Castro has found homes for her recently rescued horses in California, Maine, Maryland, Pennsylvania and Washington, D.C., as well as in Foster and Middletown, R.I., and elsewhere. And she still has 12 horses in residence at the Santana Center awaiting homes, including Kyah, a 17-year-old Belgian quarter horse; Maverick a 16-year old quarter horse; Beau a yearling quarter horse; and Ivy, a 12 year old thoroughbred, not to mention two mini-mules, Sam and Frodo.
“It’s hard to stop from taking more. I get calls from horse owners all the time who say they have old horses they’re trying to get rid of, but they’re not horses I can place somewhere,” she said. “We’re not a sanctuary, so we need to take horses that are place-able, horses I can move once I fix their problems. Two came just last week, and now we’re in an economic hole that we have to crawl out of because they need vet care.”
Luckily, Castro has many great volunteers – high school girls, families, older women, URI students, and others who have any number of reasons for committing themselves to the cause. And she enjoys financial support from numerous donors and grants. The latest support comes from After the Finish Line, a California-based group that helps thoroughbreds find new careers after their racing days are over.
“What we really need to do is solve the problem of horse overpopulation,” she concluded. “I love rescuing horses, but I don’t need 12. I know what to do with the horses; I can fix them. And If I can’t, I can find the people that can. But we need to fix the unwanted horse problem.
“For me to go out of business because we don’t need to rescue any more, I would love that,” she said. “And then I would just ride.” 

This article first appeared in the fall 2019 issue of South County Life magazine.

Wednesday, September 25, 2019

Building resilient communities

            When Hurricane Katrina struck the Gulf Coast in 2005, Alex Wilson was the publisher of Environmental Building News, a trade publication he had founded 15 years earlier in an effort to encourage the construction industry to pursue more sustainable building methods. The magazine had a significant influence in the development of building design and construction practices that were more environmentally responsible and resource efficient.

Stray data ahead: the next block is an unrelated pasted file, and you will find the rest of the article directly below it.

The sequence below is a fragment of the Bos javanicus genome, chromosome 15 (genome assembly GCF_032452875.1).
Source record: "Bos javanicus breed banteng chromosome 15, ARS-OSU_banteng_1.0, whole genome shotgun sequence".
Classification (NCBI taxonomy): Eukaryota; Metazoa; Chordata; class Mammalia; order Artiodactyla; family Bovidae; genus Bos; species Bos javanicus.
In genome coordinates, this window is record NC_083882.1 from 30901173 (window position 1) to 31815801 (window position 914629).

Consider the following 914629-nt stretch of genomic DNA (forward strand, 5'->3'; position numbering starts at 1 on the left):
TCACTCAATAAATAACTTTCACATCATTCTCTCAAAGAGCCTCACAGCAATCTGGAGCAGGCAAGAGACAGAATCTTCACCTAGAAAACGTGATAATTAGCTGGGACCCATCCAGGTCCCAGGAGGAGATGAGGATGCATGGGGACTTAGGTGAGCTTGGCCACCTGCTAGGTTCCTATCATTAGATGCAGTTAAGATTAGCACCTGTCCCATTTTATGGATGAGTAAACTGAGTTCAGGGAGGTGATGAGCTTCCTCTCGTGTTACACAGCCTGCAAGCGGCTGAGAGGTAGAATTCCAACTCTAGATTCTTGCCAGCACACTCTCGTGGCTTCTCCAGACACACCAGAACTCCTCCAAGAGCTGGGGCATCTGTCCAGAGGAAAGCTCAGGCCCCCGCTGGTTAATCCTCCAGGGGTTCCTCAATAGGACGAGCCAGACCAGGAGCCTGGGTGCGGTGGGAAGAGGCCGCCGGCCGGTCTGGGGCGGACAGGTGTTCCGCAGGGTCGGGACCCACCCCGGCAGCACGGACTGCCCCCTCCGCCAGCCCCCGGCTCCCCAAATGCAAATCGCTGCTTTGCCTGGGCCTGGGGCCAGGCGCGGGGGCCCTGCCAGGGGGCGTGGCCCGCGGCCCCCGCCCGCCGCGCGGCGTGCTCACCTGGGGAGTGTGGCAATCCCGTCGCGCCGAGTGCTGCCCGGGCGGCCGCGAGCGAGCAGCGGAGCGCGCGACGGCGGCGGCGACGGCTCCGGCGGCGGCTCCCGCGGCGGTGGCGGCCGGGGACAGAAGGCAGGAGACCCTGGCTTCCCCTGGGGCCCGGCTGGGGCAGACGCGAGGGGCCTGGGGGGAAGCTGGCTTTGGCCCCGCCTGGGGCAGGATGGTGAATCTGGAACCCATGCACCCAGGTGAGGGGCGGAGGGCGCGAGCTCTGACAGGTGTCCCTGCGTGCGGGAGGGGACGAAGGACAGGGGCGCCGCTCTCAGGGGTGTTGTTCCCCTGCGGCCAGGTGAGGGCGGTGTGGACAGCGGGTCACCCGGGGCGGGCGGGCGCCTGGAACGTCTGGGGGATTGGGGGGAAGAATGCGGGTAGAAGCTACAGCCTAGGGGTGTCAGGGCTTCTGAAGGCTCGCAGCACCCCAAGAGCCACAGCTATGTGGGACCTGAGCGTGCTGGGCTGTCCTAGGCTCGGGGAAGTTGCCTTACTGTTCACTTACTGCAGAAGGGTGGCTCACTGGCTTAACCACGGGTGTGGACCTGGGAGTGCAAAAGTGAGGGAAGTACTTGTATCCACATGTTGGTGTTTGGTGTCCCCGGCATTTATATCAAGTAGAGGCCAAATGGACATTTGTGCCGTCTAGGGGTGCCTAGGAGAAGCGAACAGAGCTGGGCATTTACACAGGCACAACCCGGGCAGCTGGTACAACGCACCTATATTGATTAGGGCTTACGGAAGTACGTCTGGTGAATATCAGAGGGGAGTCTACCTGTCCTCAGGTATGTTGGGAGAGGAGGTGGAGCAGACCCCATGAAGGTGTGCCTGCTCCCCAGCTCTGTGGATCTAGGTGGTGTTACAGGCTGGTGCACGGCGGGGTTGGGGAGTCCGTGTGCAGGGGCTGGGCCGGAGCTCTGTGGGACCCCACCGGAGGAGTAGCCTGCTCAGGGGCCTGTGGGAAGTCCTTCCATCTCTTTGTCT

But the hurricane got Wilson thinking in a somewhat new direction, one that focused on construction principles that emphasized resiliency when living conditions were not optimal.
            “I noticed that older homes in the Gulf that weren’t flooded but still lost power for 
Storm damage in Florida following Hurricane Michael (Shutterstock)
weeks or months were more livable than newer homes in the same circumstances,” Wilson said. “Older homes, constructed before air conditioning came along, were built with passive features to keep them comfortable, with wrap-around porches that shaded windows from the direct sun, designs that channeled summer breezes through the building.”
            He knew that Katrina was not going to be the last storm that resulted in lengthy power outages, so he thought about how to design buildings that would ensure the safety of their occupants. He called it passive survivability.
            “The idea is that buildings should be designed to maintain habitable conditions passively when the power goes out,” said Wilson. “I initially got excited about the concept because I saw it as a motivation to get people to build greener buildings. I argued that even people who didn’t care about the environment still probably wanted to keep their families safe.”
            Over time, he shifted his terminology from passive survivability to “resilient design” so people didn’t think he was advocating for the installation of survivalist bunkers. And then he reduced his involvement in Building Green Inc., the company he had founded to encourage green building practices, and launched the Resilient Design Institute, a nonprofit that promotes the idea of passive survivability so buildings and communities are better prepared to weather the next storm.
            “The climate is changing, and it’s changing in a way that’s increasing vulnerabilities to a lot of different threats – more intense storms, more frequent tornadoes, increasing drought conditions, flooding, sea level rise, wildfires,” he said. “There are a lot of these risks that we’re facing, and it’s becoming ever-more-clear that we need to make our buildings and communities more resilient to them.”
            To Wilson, the idea of resiliency is about creating buildings that are better able to bounce back from disturbances – whatever those disturbances may be. It may mean raising mechanical equipment out of basements so they don’t get flooded, building with fireproof materials, designing structures to resist wind damage, or improving energy performance.